Obama can’t be community organizer for the world

by Byron York
Chief Political Correspondent
Washington Examiner
November 3, 2009

A lot of observers are having trouble figuring out the philosophical underpinnings of Barack Obama’s foreign policy. How does the president see America’s place in the world? How will he use American power? How much does he care about such things?

There are no good answers at the moment, but there is a new theory going around: Obama approaches foreign affairs as he would neighborhood issues.
“President Obama is applying the same tools to international diplomacy that he once used as a community organizer on Chicago’s South Side,” claims a new analysis in The Washington Post. As such, Obama is “constructing appeals to shared interests and attempting to bring the government’s conduct in line with its ideals.”

When he was a community organizer, the Post notes, Obama “worked to identify the common interests” of neighborhoods that had been hit by hard economic times. That required a lot of patience, and today he is showing that same patience “in regard to reviving Middle East peace talks or reaching out to Iran.” He’s also “cultivating a lower profile than the other parties involved,” as he did in Chicago.

Perhaps Obama is, in fact, drawing on his organizing experience in approaching foreign affairs. But what’s lost in the theorizing is this: What does that experience tell us about Obama himself? And is there anything in his time as a community organizer that could possibly provide a useful model for conducting foreign policy?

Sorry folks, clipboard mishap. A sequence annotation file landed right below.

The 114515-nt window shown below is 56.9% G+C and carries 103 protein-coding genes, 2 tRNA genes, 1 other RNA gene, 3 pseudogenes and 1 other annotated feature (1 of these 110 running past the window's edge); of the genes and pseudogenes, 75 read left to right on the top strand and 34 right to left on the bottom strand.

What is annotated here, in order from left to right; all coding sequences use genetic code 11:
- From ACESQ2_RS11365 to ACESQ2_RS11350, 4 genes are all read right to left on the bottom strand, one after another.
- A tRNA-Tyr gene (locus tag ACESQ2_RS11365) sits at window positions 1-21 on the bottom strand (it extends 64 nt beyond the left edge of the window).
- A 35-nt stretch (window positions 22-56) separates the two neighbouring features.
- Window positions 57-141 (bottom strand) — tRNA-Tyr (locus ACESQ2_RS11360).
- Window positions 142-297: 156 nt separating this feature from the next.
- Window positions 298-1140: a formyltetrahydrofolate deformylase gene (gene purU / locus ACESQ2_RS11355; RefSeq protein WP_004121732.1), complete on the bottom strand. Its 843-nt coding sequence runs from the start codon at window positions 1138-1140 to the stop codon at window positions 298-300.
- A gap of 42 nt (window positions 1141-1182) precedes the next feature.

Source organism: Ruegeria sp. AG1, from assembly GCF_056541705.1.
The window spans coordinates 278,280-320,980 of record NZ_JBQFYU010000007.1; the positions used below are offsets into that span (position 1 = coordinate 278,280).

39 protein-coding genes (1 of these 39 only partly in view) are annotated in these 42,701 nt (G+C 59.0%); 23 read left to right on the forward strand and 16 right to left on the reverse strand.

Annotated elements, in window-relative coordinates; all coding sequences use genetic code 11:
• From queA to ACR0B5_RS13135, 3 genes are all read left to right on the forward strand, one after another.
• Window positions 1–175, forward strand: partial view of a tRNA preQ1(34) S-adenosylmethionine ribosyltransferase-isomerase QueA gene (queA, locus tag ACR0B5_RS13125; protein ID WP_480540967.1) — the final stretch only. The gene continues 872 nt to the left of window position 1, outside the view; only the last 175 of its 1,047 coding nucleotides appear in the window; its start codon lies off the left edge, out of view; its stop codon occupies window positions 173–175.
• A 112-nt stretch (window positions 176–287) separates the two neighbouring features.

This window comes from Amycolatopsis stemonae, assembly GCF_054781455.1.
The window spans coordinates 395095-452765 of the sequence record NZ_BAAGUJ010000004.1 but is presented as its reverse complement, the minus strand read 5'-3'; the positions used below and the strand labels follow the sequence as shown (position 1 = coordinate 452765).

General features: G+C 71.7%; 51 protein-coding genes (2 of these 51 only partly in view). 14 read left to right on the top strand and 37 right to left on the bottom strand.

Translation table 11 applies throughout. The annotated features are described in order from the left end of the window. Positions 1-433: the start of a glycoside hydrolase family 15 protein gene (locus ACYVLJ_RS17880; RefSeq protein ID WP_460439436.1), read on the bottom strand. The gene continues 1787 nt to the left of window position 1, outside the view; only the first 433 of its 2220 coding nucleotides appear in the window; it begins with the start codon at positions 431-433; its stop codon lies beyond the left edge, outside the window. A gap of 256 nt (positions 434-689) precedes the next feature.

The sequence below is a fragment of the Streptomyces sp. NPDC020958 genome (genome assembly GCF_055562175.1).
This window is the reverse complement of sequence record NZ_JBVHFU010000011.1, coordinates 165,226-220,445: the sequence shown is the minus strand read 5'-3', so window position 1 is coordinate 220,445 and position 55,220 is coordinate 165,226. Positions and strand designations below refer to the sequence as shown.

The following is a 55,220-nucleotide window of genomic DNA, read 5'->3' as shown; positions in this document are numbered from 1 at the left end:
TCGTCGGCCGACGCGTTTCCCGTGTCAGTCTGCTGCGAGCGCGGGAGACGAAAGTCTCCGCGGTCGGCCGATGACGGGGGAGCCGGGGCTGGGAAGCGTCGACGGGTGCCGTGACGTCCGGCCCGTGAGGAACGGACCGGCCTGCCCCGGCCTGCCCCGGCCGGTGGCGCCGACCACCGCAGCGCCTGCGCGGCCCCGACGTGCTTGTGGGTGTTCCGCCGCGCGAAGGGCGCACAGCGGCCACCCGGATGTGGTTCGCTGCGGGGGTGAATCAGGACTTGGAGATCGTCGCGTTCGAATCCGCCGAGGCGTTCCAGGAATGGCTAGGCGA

During last year’s campaign, I spent some time in Chicago looking into Obama’s career as an organizer. A number of the people he worked with back then — he was on the job for all of three years, from 1985 to 1988 — are still in the field today, and they have vivid memories of their time with future president. Talking to them, and looking back over Obama’s record, it was hard to avoid the conclusion that as an organizer, Obama started a lot of projects, gave a lot of inspirational talks, but accomplished very little.

Among other things, Obama tried to find new jobs for displaced steelworkers, to create after-school programs, and to bring new political power to public housing residents. But he truly succeeded at just two things. One, he pushed the city of Chicago to open up a summer-jobs office on the far South Side, where there had not previously been an office, and two, he helped force the city to clean up asbestos in a 1940s-era housing project in the same neighborhood.

That was it.

More at the Washington Examiner.

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